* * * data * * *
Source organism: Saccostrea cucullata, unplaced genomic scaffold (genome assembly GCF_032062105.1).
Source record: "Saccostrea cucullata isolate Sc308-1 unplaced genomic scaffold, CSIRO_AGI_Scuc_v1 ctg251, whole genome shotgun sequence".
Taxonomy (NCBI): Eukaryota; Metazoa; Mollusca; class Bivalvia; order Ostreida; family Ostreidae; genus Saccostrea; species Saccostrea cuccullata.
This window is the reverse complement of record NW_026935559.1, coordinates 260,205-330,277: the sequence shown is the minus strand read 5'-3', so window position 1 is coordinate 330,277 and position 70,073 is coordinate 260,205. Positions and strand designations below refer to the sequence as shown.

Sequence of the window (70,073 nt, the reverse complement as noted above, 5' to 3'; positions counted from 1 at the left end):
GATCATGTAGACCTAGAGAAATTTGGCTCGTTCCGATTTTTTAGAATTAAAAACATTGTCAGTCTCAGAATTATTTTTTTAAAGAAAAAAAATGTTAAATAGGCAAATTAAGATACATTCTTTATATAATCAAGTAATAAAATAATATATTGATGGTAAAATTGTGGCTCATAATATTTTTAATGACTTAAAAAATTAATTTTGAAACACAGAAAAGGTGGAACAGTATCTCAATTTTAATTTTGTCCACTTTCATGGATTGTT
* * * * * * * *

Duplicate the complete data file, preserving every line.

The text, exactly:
Source organism: Saccostrea cucullata, unplaced genomic scaffold (genome assembly GCF_032062105.1).
Source record: "Saccostrea cucullata isolate Sc308-1 unplaced genomic scaffold, CSIRO_AGI_Scuc_v1 ctg251, whole genome shotgun sequence".
Taxonomy (NCBI): Eukaryota; Metazoa; Mollusca; class Bivalvia; order Ostreida; family Ostreidae; genus Saccostrea; species Saccostrea cuccullata.
This window is the reverse complement of record NW_026935559.1, coordinates 260,205-330,277: the sequence shown is the minus strand read 5'-3', so window position 1 is coordinate 330,277 and position 70,073 is coordinate 260,205. Positions and strand designations below refer to the sequence as shown.

Sequence of the window (70,073 nt, the reverse complement as noted above, 5' to 3'; positions counted from 1 at the left end):
GATCATGTAGACCTAGAGAAATTTGGCTCGTTCCGATTTTTTAGAATTAAAAACATTGTCAGTCTCAGAATTATTTTTTTAAAGAAAAAAAATGTTAAATAGGCAAATTAAGATACATTCTTTATATAATCAAGTAATAAAATAATATATTGATGGTAAAATTGTGGCTCATAATATTTTTAATGACTTAAAAAATTAATTTTGAAACACAGAAAAGGTGGAACAGTATCTCAATTTTAATTTTGTCCACTTTCATGGATTGTT